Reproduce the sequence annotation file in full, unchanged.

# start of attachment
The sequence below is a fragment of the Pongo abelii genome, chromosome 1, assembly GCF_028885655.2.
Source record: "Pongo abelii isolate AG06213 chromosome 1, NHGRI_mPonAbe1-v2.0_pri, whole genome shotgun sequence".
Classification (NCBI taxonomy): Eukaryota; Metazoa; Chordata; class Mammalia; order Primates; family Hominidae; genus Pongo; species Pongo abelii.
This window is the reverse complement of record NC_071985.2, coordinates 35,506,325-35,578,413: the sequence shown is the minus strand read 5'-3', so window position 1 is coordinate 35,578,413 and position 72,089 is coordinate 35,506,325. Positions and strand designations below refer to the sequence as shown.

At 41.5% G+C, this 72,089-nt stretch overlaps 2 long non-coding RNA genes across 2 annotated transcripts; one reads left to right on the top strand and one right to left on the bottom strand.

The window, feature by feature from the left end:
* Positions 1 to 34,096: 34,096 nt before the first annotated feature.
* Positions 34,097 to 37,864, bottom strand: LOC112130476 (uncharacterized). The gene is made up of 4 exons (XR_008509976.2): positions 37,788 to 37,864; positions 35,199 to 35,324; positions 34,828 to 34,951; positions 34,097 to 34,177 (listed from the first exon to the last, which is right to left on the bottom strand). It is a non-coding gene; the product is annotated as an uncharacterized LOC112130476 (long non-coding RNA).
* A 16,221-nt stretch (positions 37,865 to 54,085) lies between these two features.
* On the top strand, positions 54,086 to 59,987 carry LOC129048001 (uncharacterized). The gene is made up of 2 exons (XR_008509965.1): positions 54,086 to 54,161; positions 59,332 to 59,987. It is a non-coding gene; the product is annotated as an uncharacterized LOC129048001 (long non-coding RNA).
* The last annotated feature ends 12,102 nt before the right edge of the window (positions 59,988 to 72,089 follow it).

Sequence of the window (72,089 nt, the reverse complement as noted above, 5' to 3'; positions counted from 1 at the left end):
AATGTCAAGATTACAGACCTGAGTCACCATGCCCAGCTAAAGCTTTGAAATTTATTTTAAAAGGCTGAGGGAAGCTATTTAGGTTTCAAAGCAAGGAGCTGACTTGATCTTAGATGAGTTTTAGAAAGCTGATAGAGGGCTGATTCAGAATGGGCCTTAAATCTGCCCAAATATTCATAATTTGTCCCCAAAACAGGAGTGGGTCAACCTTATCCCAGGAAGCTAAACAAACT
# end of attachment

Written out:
The sequence below is a fragment of the Pongo abelii genome, chromosome 1, assembly GCF_028885655.2.
Source record: "Pongo abelii isolate AG06213 chromosome 1, NHGRI_mPonAbe1-v2.0_pri, whole genome shotgun sequence".
Classification (NCBI taxonomy): Eukaryota; Metazoa; Chordata; class Mammalia; order Primates; family Hominidae; genus Pongo; species Pongo abelii.
This window is the reverse complement of record NC_071985.2, coordinates 35,506,325-35,578,413: the sequence shown is the minus strand read 5'-3', so window position 1 is coordinate 35,578,413 and position 72,089 is coordinate 35,506,325. Positions and strand designations below refer to the sequence as shown.

At 41.5% G+C, this 72,089-nt stretch overlaps 2 long non-coding RNA genes across 2 annotated transcripts; one reads left to right on the top strand and one right to left on the bottom strand.

The window, feature by feature from the left end:
* Positions 1 to 34,096: 34,096 nt before the first annotated feature.
* Positions 34,097 to 37,864, bottom strand: LOC112130476 (uncharacterized). The gene is made up of 4 exons (XR_008509976.2): positions 37,788 to 37,864; positions 35,199 to 35,324; positions 34,828 to 34,951; positions 34,097 to 34,177 (listed from the first exon to the last, which is right to left on the bottom strand). It is a non-coding gene; the product is annotated as an uncharacterized LOC112130476 (long non-coding RNA).
* A 16,221-nt stretch (positions 37,865 to 54,085) lies between these two features.
* On the top strand, positions 54,086 to 59,987 carry LOC129048001 (uncharacterized). The gene is made up of 2 exons (XR_008509965.1): positions 54,086 to 54,161; positions 59,332 to 59,987. It is a non-coding gene; the product is annotated as an uncharacterized LOC129048001 (long non-coding RNA).
* The last annotated feature ends 12,102 nt before the right edge of the window (positions 59,988 to 72,089 follow it).

Sequence of the window (72,089 nt, the reverse complement as noted above, 5' to 3'; positions counted from 1 at the left end):
AATGTCAAGATTACAGACCTGAGTCACCATGCCCAGCTAAAGCTTTGAAATTTATTTTAAAAGGCTGAGGGAAGCTATTTAGGTTTCAAAGCAAGGAGCTGACTTGATCTTAGATGAGTTTTAGAAAGCTGATAGAGGGCTGATTCAGAATGGGCCTTAAATCTGCCCAAATATTCATAATTTGTCCCCAAAACAGGAGTGGGTCAACCTTATCCCAGGAAGCTAAACAAACT